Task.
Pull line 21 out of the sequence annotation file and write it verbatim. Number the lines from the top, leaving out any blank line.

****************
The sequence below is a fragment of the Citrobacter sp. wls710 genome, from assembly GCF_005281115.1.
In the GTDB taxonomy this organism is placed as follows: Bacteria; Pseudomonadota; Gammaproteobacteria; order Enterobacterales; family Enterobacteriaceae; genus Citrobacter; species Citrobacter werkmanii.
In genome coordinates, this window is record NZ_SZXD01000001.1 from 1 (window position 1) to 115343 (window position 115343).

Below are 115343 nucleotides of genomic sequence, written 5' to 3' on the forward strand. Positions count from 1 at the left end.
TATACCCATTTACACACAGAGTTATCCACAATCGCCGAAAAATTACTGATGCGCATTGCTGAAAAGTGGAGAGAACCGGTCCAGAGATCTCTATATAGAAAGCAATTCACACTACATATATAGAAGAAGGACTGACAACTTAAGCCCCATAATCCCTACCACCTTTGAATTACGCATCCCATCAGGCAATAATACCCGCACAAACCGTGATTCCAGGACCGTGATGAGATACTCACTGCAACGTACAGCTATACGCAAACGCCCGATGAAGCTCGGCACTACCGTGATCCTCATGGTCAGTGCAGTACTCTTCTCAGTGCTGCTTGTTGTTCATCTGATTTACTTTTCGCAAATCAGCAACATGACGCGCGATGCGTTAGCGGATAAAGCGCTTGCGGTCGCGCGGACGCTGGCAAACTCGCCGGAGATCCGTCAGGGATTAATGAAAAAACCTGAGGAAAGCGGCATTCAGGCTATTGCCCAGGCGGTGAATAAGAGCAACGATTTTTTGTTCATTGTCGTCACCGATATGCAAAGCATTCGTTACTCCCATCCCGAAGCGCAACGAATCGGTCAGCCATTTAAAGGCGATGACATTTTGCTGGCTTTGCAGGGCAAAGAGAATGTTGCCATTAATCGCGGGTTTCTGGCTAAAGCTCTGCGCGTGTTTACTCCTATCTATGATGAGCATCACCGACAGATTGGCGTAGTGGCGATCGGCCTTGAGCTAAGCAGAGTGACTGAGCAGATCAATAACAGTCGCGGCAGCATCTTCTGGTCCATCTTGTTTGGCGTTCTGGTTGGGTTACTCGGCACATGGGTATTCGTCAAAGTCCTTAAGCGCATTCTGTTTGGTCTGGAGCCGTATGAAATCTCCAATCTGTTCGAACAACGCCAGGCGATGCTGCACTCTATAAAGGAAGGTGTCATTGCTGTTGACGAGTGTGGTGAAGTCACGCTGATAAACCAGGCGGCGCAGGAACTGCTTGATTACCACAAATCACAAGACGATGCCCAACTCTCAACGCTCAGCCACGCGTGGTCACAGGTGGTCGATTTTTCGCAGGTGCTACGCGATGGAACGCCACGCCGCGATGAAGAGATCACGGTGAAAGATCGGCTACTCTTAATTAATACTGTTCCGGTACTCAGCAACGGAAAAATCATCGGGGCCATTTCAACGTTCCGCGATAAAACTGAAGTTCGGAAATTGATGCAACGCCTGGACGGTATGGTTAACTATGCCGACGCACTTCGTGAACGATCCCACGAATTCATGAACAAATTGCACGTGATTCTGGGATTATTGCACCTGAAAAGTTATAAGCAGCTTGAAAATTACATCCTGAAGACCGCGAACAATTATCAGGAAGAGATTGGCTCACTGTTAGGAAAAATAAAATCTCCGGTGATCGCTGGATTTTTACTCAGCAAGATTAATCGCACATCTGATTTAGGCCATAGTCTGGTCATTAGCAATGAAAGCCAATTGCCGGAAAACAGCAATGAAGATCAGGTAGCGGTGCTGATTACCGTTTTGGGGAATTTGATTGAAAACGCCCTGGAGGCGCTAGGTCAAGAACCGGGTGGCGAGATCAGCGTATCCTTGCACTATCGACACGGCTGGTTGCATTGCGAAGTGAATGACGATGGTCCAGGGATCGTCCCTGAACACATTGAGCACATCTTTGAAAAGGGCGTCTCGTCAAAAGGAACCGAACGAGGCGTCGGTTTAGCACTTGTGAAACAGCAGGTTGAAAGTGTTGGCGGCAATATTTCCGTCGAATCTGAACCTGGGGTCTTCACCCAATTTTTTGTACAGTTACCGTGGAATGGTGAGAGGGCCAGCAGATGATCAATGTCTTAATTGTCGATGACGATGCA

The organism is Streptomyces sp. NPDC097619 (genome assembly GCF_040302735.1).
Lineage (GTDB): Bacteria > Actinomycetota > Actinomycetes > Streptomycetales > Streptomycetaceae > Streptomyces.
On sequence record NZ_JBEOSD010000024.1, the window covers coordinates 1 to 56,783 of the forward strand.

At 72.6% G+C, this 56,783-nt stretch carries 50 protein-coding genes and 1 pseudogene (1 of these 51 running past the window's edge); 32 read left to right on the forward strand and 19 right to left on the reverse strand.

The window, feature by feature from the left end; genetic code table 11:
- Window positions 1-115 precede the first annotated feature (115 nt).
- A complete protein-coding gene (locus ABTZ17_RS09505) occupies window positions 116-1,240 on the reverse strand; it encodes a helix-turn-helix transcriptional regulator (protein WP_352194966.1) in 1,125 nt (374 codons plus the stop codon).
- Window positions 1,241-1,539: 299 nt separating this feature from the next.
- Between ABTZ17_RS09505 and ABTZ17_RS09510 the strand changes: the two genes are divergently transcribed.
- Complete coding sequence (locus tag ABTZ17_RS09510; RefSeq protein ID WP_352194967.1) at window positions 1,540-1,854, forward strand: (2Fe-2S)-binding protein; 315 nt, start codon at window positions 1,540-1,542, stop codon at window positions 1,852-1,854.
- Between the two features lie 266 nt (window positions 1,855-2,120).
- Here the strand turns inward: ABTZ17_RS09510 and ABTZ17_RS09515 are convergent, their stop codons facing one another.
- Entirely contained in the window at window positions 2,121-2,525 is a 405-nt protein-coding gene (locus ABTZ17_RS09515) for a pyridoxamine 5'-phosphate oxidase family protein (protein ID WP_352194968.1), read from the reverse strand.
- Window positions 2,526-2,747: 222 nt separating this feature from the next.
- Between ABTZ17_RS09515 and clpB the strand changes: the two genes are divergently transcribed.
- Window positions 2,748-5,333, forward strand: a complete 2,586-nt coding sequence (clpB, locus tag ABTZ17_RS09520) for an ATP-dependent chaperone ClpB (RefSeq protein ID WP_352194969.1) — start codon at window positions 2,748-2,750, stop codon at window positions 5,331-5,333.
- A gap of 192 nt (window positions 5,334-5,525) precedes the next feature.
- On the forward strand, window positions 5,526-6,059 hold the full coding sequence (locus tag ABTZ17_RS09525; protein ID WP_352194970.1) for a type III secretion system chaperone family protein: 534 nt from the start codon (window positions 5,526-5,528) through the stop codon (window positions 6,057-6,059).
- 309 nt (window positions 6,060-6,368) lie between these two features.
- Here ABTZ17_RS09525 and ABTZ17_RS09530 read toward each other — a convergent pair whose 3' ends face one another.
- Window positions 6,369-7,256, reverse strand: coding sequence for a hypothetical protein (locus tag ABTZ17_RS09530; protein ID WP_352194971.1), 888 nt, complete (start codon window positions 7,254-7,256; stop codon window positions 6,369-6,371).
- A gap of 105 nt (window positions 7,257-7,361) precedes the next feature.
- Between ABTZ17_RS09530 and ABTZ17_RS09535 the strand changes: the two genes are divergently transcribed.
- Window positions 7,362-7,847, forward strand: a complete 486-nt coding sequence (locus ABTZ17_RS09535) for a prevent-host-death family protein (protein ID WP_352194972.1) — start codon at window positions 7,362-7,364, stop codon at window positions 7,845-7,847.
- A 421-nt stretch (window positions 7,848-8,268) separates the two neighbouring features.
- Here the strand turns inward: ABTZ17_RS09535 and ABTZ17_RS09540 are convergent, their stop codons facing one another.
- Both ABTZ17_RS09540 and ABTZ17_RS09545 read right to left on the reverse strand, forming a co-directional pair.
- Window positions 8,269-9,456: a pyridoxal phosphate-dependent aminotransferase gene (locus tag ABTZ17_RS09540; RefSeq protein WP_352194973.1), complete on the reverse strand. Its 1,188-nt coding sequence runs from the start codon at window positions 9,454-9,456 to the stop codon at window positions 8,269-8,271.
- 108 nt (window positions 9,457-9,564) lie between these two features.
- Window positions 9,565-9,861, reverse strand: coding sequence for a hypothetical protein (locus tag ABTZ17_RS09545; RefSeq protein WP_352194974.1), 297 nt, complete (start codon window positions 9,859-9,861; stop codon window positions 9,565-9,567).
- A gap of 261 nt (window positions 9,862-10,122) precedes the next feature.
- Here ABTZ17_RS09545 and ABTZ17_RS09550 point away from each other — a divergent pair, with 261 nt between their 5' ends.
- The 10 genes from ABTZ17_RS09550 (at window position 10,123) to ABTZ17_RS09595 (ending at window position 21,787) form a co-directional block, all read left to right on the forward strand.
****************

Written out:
- Window positions 2,748-5,333, forward strand: a complete 2,586-nt coding sequence (clpB, locus tag ABTZ17_RS09520) for an ATP-dependent chaperone ClpB (RefSeq protein ID WP_352194969.1) — start codon at window positions 2,748-2,750, stop codon at window positions 5,331-5,333.